DNR Question of Week: How is state doing on endangered species list?Minnesota has a number of species on the state’s list of endangered, threatened and special concern species. How far have we come in helping to protect and re-establish these populations? Are we close to removing any from these lists?
The following is a Department of Natural Resources "Question of the Week."
Q: Minnesota has a number of species on the state’s list of endangered, threatened and special concern species. How far have we come in helping to protect and re-establish these populations? Are we close to removing any from these lists?
A: Minnesota has a total of 96 endangered, 101 threatened and 242 special concern species. The management and recovery of Minnesota's listed species is a major responsibility of the Department of Natural Resources (DNR).
Recovery over the past decade of high-profile species such as the gray wolf, trumpeter swan, peregrine falcon and bald eagle are testimony to the effectiveness of the endangered species laws and the DNR’s species management efforts. Additional populations of some listed species, such as the threatened Blanding's turtle, have been discovered. The endangered Higgins eye pearly mussel has a brighter future thanks to captive breeding and subsequent release into restored habitats. Active management programs are also underway for recovery of the Karner blue butterfly, timber rattlesnake, Topeka shiner (minnow), and many other plant and animal species. As some species rebound, others, such as the piping plover, continue to decline due to a loss of habitat.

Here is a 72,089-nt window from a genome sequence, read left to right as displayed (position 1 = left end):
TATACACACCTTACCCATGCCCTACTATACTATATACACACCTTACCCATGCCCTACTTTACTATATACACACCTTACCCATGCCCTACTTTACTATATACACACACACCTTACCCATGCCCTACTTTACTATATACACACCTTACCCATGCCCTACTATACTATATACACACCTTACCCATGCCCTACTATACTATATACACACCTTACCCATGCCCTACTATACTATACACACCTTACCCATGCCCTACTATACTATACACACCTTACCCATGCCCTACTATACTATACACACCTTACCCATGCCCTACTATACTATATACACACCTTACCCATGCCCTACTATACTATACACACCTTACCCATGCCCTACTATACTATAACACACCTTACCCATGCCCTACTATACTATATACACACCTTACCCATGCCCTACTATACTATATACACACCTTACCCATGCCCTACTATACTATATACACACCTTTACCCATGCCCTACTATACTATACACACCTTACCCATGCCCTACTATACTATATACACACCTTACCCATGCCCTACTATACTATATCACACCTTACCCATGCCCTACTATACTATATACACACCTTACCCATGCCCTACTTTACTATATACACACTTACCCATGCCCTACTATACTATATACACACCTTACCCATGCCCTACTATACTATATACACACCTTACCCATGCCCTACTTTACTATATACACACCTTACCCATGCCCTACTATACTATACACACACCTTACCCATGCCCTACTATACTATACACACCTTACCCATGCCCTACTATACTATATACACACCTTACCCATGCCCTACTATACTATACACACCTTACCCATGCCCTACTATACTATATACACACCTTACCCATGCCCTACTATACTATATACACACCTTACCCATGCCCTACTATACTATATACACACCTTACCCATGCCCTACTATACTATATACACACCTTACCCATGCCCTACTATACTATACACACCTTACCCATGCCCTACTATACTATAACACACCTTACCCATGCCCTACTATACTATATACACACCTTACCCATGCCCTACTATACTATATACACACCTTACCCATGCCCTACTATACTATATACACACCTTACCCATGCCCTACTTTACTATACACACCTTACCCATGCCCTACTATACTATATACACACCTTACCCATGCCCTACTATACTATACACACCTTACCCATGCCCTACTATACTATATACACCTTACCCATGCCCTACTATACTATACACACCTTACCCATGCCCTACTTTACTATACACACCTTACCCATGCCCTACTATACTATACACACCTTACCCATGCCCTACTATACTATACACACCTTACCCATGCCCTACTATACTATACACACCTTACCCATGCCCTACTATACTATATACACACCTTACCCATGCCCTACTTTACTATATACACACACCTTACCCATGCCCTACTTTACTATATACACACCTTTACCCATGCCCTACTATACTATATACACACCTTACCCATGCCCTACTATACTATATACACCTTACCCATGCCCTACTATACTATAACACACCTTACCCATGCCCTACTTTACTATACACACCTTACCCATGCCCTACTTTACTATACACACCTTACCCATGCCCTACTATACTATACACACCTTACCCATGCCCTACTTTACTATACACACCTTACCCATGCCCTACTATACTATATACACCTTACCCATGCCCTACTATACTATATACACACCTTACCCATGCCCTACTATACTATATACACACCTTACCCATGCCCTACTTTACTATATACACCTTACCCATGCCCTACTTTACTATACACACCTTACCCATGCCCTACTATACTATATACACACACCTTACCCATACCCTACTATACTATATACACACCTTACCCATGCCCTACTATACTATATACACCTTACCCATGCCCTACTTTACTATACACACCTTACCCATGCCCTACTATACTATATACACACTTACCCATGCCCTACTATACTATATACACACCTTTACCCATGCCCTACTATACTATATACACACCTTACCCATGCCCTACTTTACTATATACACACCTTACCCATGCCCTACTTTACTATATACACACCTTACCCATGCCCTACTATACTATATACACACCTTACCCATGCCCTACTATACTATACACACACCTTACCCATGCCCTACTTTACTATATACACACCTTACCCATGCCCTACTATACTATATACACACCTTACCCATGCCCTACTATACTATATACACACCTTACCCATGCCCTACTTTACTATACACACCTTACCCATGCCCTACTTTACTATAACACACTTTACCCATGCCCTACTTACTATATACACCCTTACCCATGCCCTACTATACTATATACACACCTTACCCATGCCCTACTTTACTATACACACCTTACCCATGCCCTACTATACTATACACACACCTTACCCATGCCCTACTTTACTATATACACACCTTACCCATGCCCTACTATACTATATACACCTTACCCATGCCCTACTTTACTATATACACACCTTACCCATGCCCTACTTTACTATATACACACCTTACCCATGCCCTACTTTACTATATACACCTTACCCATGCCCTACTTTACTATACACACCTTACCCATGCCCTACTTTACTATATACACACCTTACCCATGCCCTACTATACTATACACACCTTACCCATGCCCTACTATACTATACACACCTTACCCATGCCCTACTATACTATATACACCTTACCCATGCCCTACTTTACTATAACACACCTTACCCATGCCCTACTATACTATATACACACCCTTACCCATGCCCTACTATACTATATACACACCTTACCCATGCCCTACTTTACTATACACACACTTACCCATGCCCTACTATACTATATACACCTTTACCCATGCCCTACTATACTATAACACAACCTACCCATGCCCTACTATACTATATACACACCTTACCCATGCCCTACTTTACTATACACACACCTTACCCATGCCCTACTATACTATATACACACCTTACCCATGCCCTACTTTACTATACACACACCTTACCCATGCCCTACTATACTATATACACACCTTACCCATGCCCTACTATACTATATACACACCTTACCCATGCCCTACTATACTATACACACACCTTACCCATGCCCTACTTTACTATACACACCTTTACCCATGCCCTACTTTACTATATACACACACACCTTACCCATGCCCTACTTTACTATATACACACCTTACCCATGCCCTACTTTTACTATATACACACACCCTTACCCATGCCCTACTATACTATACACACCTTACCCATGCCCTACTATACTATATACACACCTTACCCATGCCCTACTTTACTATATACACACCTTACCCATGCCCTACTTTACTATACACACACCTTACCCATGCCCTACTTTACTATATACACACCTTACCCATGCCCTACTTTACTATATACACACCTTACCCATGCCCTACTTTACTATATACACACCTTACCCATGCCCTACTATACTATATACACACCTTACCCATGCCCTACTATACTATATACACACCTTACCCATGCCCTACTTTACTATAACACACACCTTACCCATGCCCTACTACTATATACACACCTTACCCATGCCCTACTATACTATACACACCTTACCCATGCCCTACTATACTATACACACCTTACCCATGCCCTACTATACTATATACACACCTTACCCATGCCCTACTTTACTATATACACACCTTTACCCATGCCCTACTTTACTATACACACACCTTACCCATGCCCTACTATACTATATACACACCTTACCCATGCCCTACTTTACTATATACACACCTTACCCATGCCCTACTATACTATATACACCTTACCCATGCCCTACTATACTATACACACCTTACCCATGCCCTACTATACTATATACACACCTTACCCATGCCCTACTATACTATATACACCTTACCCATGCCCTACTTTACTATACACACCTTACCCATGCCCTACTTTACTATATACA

Federal funds and private landowners are key to the success of many programs. Donations to the Nongame Wildlife Checkoff on state tax forms are used to match federal wildlife grant and endangered species funds to protect Minnesota's endangered and threatened wildlife species.
- Rich Baker, DNR endangered species coordinator